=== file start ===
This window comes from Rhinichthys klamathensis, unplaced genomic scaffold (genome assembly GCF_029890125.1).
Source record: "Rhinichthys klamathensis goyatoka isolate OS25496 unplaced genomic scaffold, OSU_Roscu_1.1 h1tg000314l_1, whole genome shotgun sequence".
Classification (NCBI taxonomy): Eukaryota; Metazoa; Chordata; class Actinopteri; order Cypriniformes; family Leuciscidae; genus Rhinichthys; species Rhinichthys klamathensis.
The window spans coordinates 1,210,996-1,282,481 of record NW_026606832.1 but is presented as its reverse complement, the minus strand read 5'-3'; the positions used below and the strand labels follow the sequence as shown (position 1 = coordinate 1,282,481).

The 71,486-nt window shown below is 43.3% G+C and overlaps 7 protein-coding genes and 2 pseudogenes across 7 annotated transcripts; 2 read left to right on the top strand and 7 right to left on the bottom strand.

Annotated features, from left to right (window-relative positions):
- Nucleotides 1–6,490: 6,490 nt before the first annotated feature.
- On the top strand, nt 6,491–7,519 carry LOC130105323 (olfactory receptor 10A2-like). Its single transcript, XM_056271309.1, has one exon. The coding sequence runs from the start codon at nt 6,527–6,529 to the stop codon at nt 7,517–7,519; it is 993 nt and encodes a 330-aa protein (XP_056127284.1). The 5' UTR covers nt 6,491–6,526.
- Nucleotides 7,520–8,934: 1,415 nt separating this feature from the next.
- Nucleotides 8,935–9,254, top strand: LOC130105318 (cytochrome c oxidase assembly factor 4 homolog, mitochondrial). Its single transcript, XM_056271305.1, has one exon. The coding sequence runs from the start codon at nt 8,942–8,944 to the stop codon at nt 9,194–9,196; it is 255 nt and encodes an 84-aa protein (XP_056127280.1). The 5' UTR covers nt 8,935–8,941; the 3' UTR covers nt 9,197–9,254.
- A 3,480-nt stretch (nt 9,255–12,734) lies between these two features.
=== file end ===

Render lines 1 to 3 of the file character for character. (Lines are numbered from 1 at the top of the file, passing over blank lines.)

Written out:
This window comes from Rhinichthys klamathensis, unplaced genomic scaffold (genome assembly GCF_029890125.1).
Source record: "Rhinichthys klamathensis goyatoka isolate OS25496 unplaced genomic scaffold, OSU_Roscu_1.1 h1tg000314l_1, whole genome shotgun sequence".
Classification (NCBI taxonomy): Eukaryota; Metazoa; Chordata; class Actinopteri; order Cypriniformes; family Leuciscidae; genus Rhinichthys; species Rhinichthys klamathensis.